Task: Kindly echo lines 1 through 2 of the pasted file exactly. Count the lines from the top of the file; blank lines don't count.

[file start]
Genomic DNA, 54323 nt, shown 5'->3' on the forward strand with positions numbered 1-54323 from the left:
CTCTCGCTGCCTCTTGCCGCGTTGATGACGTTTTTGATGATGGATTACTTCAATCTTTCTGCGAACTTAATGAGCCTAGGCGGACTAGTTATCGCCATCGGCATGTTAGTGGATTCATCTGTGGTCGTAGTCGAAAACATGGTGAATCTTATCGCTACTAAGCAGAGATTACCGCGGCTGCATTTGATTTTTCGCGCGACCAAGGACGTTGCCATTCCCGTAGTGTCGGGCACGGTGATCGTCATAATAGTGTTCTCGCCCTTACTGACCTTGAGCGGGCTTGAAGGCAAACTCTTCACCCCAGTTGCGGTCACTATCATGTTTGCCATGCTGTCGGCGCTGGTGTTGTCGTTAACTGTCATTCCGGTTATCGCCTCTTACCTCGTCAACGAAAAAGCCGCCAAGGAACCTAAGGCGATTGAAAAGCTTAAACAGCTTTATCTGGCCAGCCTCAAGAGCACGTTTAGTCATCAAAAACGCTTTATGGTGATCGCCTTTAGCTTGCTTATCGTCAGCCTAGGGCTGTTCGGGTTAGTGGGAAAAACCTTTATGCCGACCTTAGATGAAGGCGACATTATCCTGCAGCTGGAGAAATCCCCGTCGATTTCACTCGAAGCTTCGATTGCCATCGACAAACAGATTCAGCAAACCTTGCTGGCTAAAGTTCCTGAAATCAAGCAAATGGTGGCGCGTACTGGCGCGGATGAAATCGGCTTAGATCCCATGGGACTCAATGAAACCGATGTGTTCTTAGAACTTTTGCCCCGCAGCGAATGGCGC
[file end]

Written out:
Genomic DNA, 54323 nt, shown 5'->3' on the forward strand with positions numbered 1-54323 from the left:
CTCTCGCTGCCTCTTGCCGCGTTGATGACGTTTTTGATGATGGATTACTTCAATCTTTCTGCGAACTTAATGAGCCTAGGCGGACTAGTTATCGCCATCGGCATGTTAGTGGATTCATCTGTGGTCGTAGTCGAAAACATGGTGAATCTTATCGCTACTAAGCAGAGATTACCGCGGCTGCATTTGATTTTTCGCGCGACCAAGGACGTTGCCATTCCCGTAGTGTCGGGCACGGTGATCGTCATAATAGTGTTCTCGCCCTTACTGACCTTGAGCGGGCTTGAAGGCAAACTCTTCACCCCAGTTGCGGTCACTATCATGTTTGCCATGCTGTCGGCGCTGGTGTTGTCGTTAACTGTCATTCCGGTTATCGCCTCTTACCTCGTCAACGAAAAAGCCGCCAAGGAACCTAAGGCGATTGAAAAGCTTAAACAGCTTTATCTGGCCAGCCTCAAGAGCACGTTTAGTCATCAAAAACGCTTTATGGTGATCGCCTTTAGCTTGCTTATCGTCAGCCTAGGGCTGTTCGGGTTAGTGGGAAAAACCTTTATGCCGACCTTAGATGAAGGCGACATTATCCTGCAGCTGGAGAAATCCCCGTCGATTTCACTCGAAGCTTCGATTGCCATCGACAAACAGATTCAGCAAACCTTGCTGGCTAAAGTTCCTGAAATCAAGCAAATGGTGGCGCGTACTGGCGCGGATGAAATCGGCTTAGATCCCATGGGACTCAATGAAACCGATGTGTTCTTAGAACTTTTGCCCCGCAGCGAATGGCGC